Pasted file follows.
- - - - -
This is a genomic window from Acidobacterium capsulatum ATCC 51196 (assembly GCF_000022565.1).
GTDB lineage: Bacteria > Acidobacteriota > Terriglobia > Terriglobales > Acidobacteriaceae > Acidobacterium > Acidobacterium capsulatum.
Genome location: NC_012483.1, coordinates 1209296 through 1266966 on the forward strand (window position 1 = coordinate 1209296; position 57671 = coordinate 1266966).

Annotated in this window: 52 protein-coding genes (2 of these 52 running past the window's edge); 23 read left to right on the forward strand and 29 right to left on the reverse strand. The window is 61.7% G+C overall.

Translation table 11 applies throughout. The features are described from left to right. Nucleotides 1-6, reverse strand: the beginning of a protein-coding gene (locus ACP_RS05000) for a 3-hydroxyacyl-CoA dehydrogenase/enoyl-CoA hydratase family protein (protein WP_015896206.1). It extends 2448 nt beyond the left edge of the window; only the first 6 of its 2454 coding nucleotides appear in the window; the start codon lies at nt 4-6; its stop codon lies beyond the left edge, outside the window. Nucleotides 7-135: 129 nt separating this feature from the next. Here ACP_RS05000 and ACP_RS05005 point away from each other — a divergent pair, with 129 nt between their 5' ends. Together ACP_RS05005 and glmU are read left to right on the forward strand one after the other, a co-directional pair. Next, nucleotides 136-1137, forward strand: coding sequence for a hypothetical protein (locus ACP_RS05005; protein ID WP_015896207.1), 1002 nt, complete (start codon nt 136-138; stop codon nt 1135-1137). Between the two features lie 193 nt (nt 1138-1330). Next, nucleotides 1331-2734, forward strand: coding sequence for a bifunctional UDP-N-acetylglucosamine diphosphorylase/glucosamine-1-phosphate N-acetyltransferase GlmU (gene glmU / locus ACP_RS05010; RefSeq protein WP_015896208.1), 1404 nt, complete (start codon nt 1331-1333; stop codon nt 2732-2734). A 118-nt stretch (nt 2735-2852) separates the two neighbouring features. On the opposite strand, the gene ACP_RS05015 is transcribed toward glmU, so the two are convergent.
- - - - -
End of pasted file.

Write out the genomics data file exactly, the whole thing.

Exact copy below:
This is a genomic window from Acidobacterium capsulatum ATCC 51196 (assembly GCF_000022565.1).
GTDB lineage: Bacteria > Acidobacteriota > Terriglobia > Terriglobales > Acidobacteriaceae > Acidobacterium > Acidobacterium capsulatum.
Genome location: NC_012483.1, coordinates 1209296 through 1266966 on the forward strand (window position 1 = coordinate 1209296; position 57671 = coordinate 1266966).

Annotated in this window: 52 protein-coding genes (2 of these 52 running past the window's edge); 23 read left to right on the forward strand and 29 right to left on the reverse strand. The window is 61.7% G+C overall.

Translation table 11 applies throughout. The features are described from left to right. Nucleotides 1-6, reverse strand: the beginning of a protein-coding gene (locus ACP_RS05000) for a 3-hydroxyacyl-CoA dehydrogenase/enoyl-CoA hydratase family protein (protein WP_015896206.1). It extends 2448 nt beyond the left edge of the window; only the first 6 of its 2454 coding nucleotides appear in the window; the start codon lies at nt 4-6; its stop codon lies beyond the left edge, outside the window. Nucleotides 7-135: 129 nt separating this feature from the next. Here ACP_RS05000 and ACP_RS05005 point away from each other — a divergent pair, with 129 nt between their 5' ends. Together ACP_RS05005 and glmU are read left to right on the forward strand one after the other, a co-directional pair. Next, nucleotides 136-1137, forward strand: coding sequence for a hypothetical protein (locus ACP_RS05005; protein ID WP_015896207.1), 1002 nt, complete (start codon nt 136-138; stop codon nt 1135-1137). Between the two features lie 193 nt (nt 1138-1330). Next, nucleotides 1331-2734, forward strand: coding sequence for a bifunctional UDP-N-acetylglucosamine diphosphorylase/glucosamine-1-phosphate N-acetyltransferase GlmU (gene glmU / locus ACP_RS05010; RefSeq protein WP_015896208.1), 1404 nt, complete (start codon nt 1331-1333; stop codon nt 2732-2734). A 118-nt stretch (nt 2735-2852) separates the two neighbouring features. On the opposite strand, the gene ACP_RS05015 is transcribed toward glmU, so the two are convergent.